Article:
Smithsonian and Buffalo Bill Center of the West Present “Scots and the American West” Symposium

July 23, 2013
News Release
Flags of Scotland and the United States of America

The Smithsonian will host “Scots in the American West,” a symposium examining the Scottish immigrant experience west of the Mississippi River in the 19th and early 20th centuries. The symposium, which will be held Aug. 8 in the National Museum of American History’s Warner Bros. Theater, is cosponsored by the Smithsonian’s Consortium for Understanding the American Experience and the Buffalo Bill Center of the West.

Scotland and the United States have been linked since the 17th century. In the late 1600s, Glasgow, Scotland, was the European center for the Virginia tobacco trade, and many Scots Presbyterian dissenters in search of religious freedom established their own colonies in South Carolina and New Jersey. In the 1700s, population growth, agricultural modernization and political upheaval in Scotland led to more than 50,000 Scots crossing the Atlantic. As the new American Republic looked westward, many of the earliest pioneers settling the Ohio and Tennessee valleys were of Scots or Scots-Irish descent. In the 1800s, as the United States expanded west across the Mississippi River, Scottish immigrants and their descendants contributed and greatly shaped all phases of this movement.

This symposium will explore the substantial contributions made by Scots and Scots-Americans to the development of the American West and examine how Scottish culture and history shaped these settlers’ experiences. It will offer insight into the immigrant experience and its effect on American culture and society today while also examining the many forces that shaped western expansion.

The Aug. 8 sessions are free and open to the public, but space is limited; RSVP to by Aug. 1.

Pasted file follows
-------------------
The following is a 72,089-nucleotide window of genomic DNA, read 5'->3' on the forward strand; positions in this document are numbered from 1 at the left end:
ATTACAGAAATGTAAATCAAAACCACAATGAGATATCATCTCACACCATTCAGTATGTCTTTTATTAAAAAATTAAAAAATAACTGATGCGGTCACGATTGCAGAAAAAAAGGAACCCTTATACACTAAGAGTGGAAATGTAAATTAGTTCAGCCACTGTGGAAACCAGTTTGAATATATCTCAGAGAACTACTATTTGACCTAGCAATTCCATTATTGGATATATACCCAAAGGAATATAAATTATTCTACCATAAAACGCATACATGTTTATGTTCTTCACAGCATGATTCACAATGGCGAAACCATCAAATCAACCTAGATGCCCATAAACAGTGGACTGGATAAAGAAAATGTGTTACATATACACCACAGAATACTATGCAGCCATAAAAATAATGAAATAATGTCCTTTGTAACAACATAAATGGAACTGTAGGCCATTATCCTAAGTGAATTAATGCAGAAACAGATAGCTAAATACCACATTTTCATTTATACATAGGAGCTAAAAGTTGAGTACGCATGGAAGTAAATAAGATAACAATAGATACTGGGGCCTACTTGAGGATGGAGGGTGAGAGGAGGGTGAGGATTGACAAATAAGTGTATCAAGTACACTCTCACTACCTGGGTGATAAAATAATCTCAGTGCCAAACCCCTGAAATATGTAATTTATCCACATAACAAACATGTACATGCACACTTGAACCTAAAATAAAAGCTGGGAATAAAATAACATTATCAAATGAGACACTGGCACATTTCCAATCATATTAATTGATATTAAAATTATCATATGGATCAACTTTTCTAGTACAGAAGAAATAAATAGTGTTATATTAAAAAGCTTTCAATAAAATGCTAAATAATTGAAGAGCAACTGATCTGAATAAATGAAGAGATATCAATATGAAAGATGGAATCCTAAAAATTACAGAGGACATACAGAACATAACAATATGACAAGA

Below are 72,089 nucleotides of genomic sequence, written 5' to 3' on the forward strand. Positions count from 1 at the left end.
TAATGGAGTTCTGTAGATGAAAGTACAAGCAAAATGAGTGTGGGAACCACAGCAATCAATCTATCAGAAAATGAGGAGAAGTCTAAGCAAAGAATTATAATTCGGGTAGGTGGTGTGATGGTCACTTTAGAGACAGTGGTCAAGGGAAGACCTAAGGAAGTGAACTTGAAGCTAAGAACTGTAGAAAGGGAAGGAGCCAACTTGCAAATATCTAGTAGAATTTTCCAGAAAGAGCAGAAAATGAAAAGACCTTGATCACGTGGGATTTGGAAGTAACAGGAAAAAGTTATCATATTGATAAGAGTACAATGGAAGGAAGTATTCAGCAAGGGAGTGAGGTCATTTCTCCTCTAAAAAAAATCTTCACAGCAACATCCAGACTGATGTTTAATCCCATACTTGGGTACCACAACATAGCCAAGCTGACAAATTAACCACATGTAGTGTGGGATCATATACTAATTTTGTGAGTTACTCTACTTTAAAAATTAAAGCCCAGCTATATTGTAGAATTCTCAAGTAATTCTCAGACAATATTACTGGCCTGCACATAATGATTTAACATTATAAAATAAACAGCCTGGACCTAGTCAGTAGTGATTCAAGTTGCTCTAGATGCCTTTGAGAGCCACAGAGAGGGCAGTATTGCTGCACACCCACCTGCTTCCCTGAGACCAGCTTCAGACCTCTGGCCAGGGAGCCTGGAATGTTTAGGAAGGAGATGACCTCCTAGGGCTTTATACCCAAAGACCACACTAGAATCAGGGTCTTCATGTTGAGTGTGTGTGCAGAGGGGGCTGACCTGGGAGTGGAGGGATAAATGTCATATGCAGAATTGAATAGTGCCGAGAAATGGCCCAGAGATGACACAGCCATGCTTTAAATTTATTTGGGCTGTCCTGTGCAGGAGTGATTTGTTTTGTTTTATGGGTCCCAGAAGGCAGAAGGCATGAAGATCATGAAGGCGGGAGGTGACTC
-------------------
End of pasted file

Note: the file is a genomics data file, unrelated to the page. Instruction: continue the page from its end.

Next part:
Introduction (9 a.m.)

Michelle Delaney, director, Smithsonian’s Consortium for Understanding the American Experience

Welcome (9:10 a.m.)

John Gray, director, National Museum of American History

Morning Session Presentations (9:30 a.m.)

Scottish Diaspora 

  • John Young, senior lecturer, University of Strathclyde, Glasgow; Scots on the Move: The Historical Context of Scottish Migration in the Medieval and Early Modern Periods
  • Angela McCarthy, professor of Scottish and Irish history, and associate director, Center for Irish and Scottish Studies, University of Otago, New Zealand; Revisiting the Conundrum of Scottish Emigration
  • Marjory Harper, chair and professor in history, University of Aberdeen; Romance, Rhetoric and Reality: Scottish Settlers and Sojourners in the American West

Lunch Break (11:30 a.m.)

Musical Performance and Clinic by Atlantic Seaway (1 p.m.)                

Presented by the Alliance forScottish Roots Music, the National Trust for Scotland Foundation USA and Naoma Tate; introduced by James Hare, president, NTSUSA

Afternoon Session Presentations (2:15 p.m.)

Scots and the American West 

  • Colin Calloway, John Kimball Jr. 1943 Professor of History and professor of Native American Studies, Dartmouth College; Scots and Indians on American Frontiers
  • Margaret Connell Szasz, Regents Professor of History, University of New Mexico; Scots and Indians: Shaping Nationalism within the Nation State
  • Phil Roberts, associate professor of history, University of Wyoming; Boom, Blizzard and Bust: Small Scottish Investors, Insider Information and the Collapse of Western U.S. Cattle Companies, 1886-87

Reflections and Closing Remarks (4 p.m.)

Bruce Eldredge, executive director, Buffalo Bill Center of the West 

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